Remember that old expression?
Well, turns out there is something in the water. But, it’s not the T virus.
I’m talking about the F-word: Fluoride.
Unless you live outside of the U.S., where water fluoridation has been rejected in most places, like western Europe (1) , you may have heard of the controversy about fluoride and its’ presence in our water. And this argument is by no means a new one. It’s been heavily debated for decades among the hard hitters: dentists, scientists, toxicologists, they all bring a different perspective to the table.
The American Dental Hygienists’ Association states that fluoridated water is an effective way to fight tooth decay to the masses. (2)
It’s even been listed as one of the top 10 public health achievements of the 20th century. (3)
But that’s not the whole story. What kind of blog posting would this be if this were the only source? You have to dig a little deeper to see why there’s so much hot air.
Let’s start with the basics: What the heck is fluoride?
Fluoride is the name given to any compound that contains fluorine, a dangerous gas. It’s mainly found in certain minerals, like fluorite, and also in natural freshwater bodies in small doses. By a small dose, I mean between .01 to .3ppm (parts per million, 1 milligram for every million milligrams), there’s less than a drop of this stuff per L of water.(4)
For a better visualization, imagine an inch in 16 miles. (5) Yeah, it’s infinitesimal. But, when you talk about ppms, the devil is in the details. Even a spike from .01 to 1ppm could be significant through long-term exposure.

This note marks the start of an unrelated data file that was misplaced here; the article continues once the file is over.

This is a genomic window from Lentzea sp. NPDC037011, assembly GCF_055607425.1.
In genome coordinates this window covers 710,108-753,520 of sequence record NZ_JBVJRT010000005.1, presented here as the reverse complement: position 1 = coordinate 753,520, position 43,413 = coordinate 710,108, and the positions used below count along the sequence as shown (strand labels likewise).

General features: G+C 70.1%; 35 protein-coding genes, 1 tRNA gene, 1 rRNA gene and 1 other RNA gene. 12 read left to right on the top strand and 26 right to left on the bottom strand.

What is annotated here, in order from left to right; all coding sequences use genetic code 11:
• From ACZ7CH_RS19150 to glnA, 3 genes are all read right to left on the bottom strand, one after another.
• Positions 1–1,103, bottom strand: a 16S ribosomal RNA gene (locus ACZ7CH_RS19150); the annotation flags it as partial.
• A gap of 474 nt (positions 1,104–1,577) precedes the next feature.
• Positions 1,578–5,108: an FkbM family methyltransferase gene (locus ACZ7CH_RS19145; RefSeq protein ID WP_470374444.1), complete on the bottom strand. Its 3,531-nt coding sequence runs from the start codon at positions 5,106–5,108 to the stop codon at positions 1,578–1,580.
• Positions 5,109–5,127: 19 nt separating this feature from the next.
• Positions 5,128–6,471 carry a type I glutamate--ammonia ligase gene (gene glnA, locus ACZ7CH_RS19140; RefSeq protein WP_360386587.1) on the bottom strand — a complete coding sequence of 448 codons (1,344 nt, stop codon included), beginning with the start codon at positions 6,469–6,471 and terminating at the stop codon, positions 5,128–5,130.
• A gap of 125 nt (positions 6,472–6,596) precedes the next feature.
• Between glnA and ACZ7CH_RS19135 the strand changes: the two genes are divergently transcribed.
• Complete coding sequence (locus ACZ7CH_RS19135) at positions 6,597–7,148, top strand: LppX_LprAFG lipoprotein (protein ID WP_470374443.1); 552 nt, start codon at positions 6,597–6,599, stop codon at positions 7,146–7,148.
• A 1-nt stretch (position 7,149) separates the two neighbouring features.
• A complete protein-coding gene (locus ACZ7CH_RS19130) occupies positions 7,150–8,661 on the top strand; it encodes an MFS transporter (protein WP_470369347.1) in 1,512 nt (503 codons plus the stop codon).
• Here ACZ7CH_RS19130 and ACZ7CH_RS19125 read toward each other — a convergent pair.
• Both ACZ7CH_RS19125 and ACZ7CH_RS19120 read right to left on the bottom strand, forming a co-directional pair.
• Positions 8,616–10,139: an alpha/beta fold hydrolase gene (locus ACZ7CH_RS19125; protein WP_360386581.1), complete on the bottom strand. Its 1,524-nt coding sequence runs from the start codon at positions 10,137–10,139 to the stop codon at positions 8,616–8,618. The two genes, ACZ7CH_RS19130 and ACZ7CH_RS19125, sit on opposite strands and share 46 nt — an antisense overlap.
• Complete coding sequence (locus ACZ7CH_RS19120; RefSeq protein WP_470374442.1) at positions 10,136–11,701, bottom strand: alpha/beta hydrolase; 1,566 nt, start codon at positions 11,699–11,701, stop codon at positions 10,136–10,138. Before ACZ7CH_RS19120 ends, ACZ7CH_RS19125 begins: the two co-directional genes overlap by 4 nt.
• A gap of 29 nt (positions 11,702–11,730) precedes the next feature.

Fluoride, as stated, is already found in fresh water. The question is, what dosage is acceptable? The USDA states that adult men and women should ingest no more than 10mg of fluoride per day. (6) This number is a bit biased, however. Since the U.S. fluoridates its water already, most of what we eat and drink will most likely contain much more of it even if it didn’t have fluoride to begin with. Try it with your Sauvignon next time, it gives it a nice woody taste.
So the next question is: How does this stuff get into my water?
Several ways, actually.
- Au naturale, from rocks and pores
- Disposed of from aluminum plants (Boooo)
- Voluntarily added in communities for dental hygiene (7)
Fluoride comes in lots of different forms, but the three forms most debated about are sodium fluoride, hydrogen fluoride, or sodium fluorosilicate, all of which are known byproducts in aluminum plants.
Here’s where things heat up (bad pun, bad!): Fluoride is a known waste of aluminum smelting, a process where aluminum is extracted from its ores, producing not just fluoride in liquid form but also as its gassy cousin, hydrogen fluoride, which is a serious crop and animal killer. Now, aluminum companies produce a lot of this stuff. But how much of this stuff can really put a dent into our health?
Just as an example of how much we make : In 2001, the USATDSR (U.S. Agency for Toxic Substances and Diseases Registry) reported that 2.5 million pounds of hydrogen fluoride were sent off-site from 991 companies. (8) Now that’s just a big number, though. It shouldn’t be taken without a grain of salt. The report also states that 230 million lbs of hydrogen fluoride were recycled, on and offsite. And this is a total, not specific to aluminum plants, but you catch the drift.
So this is the gist of fluoride. I tried to condense as much as I could without sounding too technical.
In my next post, more on the pros to fluoridating water, and of course, the cons.
Now, go brush your teeth.
Disclaimer: I’m not a scientist, but do appreciate a scientific approach, where all hypothesis are brought to the discussion. I am an amateur researcher with a journalist background who wants to know more about topics that interests me.
…Plus, I never want to have to be caught sounding like this lady:
References , yo